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“While the ‘mood music’ of the courts is certainly therefore in favor of ADR, it is making slow headway on the ground as a means of resolving civil disputes”. (Zander, Cases, and Materials on the English Legal System, Cambridge University Press, 2007 (10th ed).

What forms does ADR take? To what extent, if at all, is the above an accurate assessment? Assuming that it is, can you suggest the reasons as to why ADR is making slow headway and suggest how the use of ADR can be encouraged so that its full potential can be realized?

*The completed work, maximum length 3,000 words.


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The concept of Alternative Dispute Resolution (ADR) is an extremely broad one. This is because there are near-infinite categories of procedures that are within the category of ‘not a trial’. For instance, if a dispute crops up and it is resolved away from the courtroom, the resolution is in a way ADR. Nevertheless, since so many people have been trying to come with the alternative of the courtroom, some of the attempts used have evolved to such an extent that certain categories of ADR are named and are understood to follow particular means and methods in order to bring about the desired result, that is, the resolution of a dispute.


            The main procedures that are associated with ADR include neutral fact-finding, negotiation, mediation, early neutral evaluation, summary jury trial, arbitration, and mini-trial. All these procedures are characterized by a lack of legal formalism. Two of the most crucial aspects of these procedures relate to (a) whether the procedure is evaluative or facilitative, and (b) whether the processes followed is binding or non-binding.

            A facilitative process, which is almost always non-binding, all the parties agree to abide by the result at which they have all arrived. In contrast, evaluative processes require a neutral party to evaluate the dispute and present his evaluation to the parties. Some ADR processes may encompass activities relating to both facilitation and evaluation.

            Some people argue that neutrals always, to a certain extent, evaluate all the information presented to them, and hence, they cannot avoid the evaluation process, even in the course of facilitative processes. Although this is true, facilitative processes, just like mediation, tend to run the risk of ending up changing the nature of the entire process. In this case, mediation may end up becoming nonbinding arbitration.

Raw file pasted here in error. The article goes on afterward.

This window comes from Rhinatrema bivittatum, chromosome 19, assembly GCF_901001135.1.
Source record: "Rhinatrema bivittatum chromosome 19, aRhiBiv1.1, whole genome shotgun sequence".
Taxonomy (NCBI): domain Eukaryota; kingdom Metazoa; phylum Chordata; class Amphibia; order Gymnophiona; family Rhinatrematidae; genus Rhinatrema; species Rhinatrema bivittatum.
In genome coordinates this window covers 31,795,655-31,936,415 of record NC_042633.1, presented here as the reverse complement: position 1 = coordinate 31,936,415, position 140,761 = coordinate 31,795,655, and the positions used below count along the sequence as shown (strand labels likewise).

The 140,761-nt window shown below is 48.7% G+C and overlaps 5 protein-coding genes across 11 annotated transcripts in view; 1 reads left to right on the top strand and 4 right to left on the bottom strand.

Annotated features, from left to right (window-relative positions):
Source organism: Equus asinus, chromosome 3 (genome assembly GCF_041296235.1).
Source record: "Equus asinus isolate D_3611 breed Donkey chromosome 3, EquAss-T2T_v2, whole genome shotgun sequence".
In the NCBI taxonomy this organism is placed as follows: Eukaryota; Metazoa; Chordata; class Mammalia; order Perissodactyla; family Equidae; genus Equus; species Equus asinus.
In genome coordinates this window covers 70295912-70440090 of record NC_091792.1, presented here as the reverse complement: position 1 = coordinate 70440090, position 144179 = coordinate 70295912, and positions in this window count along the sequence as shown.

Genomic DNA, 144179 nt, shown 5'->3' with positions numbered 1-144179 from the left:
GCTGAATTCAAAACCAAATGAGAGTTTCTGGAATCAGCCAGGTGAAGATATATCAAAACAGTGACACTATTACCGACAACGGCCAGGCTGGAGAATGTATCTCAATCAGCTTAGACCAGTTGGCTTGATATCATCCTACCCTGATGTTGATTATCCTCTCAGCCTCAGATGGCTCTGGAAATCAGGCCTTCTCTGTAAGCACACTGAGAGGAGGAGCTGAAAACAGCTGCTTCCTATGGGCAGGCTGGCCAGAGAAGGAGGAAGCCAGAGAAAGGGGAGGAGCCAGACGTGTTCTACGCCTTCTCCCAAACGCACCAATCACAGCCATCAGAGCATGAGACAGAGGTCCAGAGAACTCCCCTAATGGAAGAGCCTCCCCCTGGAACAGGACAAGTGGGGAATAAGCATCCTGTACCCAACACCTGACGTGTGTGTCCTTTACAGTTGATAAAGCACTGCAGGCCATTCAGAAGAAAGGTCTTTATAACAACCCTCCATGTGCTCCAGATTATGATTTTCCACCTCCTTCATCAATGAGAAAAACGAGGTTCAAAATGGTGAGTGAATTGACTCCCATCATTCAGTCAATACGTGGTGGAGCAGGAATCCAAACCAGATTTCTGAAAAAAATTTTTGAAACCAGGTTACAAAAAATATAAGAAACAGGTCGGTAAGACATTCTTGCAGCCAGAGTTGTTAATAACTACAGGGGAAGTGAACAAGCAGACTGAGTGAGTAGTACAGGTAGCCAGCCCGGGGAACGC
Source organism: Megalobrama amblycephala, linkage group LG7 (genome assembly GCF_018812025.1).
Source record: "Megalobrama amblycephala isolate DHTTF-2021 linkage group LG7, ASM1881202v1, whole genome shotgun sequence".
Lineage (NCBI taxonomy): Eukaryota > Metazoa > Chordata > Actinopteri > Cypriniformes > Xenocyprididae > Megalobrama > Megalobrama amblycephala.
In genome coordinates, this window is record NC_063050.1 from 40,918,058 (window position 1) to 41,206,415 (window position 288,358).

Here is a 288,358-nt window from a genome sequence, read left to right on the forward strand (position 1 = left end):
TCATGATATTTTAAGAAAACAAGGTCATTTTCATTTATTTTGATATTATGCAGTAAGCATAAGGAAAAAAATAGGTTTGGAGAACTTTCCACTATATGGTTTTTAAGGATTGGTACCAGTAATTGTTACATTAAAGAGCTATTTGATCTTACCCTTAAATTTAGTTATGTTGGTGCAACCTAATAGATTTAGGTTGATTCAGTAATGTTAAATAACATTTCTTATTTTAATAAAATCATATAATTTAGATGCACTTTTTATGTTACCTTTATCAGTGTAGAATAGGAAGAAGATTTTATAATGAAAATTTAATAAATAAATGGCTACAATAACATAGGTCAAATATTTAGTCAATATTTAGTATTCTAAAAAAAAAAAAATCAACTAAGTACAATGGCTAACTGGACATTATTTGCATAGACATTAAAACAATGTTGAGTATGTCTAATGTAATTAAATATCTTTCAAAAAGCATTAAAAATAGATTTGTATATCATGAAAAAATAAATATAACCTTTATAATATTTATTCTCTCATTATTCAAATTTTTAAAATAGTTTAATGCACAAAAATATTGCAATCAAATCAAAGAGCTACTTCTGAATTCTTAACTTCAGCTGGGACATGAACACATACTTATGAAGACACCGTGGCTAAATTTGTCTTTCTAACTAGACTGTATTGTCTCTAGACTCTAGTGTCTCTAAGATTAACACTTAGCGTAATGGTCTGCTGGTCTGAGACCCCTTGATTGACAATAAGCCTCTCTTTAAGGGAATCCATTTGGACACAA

There are hybrid processes whereby a neutral first make an effort to facilitate a settlement, but if this fails, he gives his binding or nonbinding decision (Cownie 2009, p. 288). Meanwhile, the move from facilitation to evaluation ought to be done only with the full consent of all the parties either before the commencement of the process or the process has been considered to have stalled and then failed.

            When they are considering the appropriateness of the hybrid evaluative/facilitative process, the disputants need to consider the impact of this process. Once they have established that the facilitator can ultimately decide the case, any forms of concessions by either party will be made to a neutral, who may adopt the role of the decision-maker.

            The part of the English Legal System that dwells on ADR matters has recently undergone many developments. Ideally, English legal system courses often focus the most attention on the operations of the court system in its traditional form. Although courts are important, the need for alternative dispute resolution methods should never be overlooked.

Many potential litigants resort to ADR, particularly mediation in order to overcome the extremely costly litigation process. The aim of mediation is often to encourage all disputants to arrive at an agreement, thereby doing with the need to waste a lot of money and time in litigation.

The two main forms of ADR in the English legal system are tribunals and the concept of the ombudsman (Broadbent 2009, p.196). A tribunal is a system facilitates the resolution of disputes on practical grounds and not on the basis of legal formalism. In England, an excellent example of a tribunal at work is the way matters relating to employment within the Employment Rights Act 1996 are decided. In practice, the tribunals that resolve such matters comprise of a legally qualified chairperson, an employer’s representative, and an employee’s representative. As a result, the tribunals get access to the practical experience that its lay members have. It also accesses the knowledge of all the circumstances involved in various disputes from either side of the employment relationship. Such practical expertise and experience form a basis for the tribunal’s decision. It also gives such decisions a fair degree of pragmatic legitimacy.

The absence of legal formalism is also clearly evident in the way tribunals undertake their general procedures, with their main intention being to ensure that they are less intimidating than the majority of court cases. The informality arises in the fact that the strict rules governing evidence, procedure and pleading, which are ever-present in courts, are not applied in the proceedings of tribunals. For instance, tribunals are not bound by the rule of precedent.

The concept of ombudsman also represents the concept of ADR at work. The main responsibility of the holder of the office of the ombudsman is to investigate all complaints relating to maladministration. Maladministration entails situations whereby the level of performance in a government department falls below the acceptable administrative standards (Zander 2009, p. 195).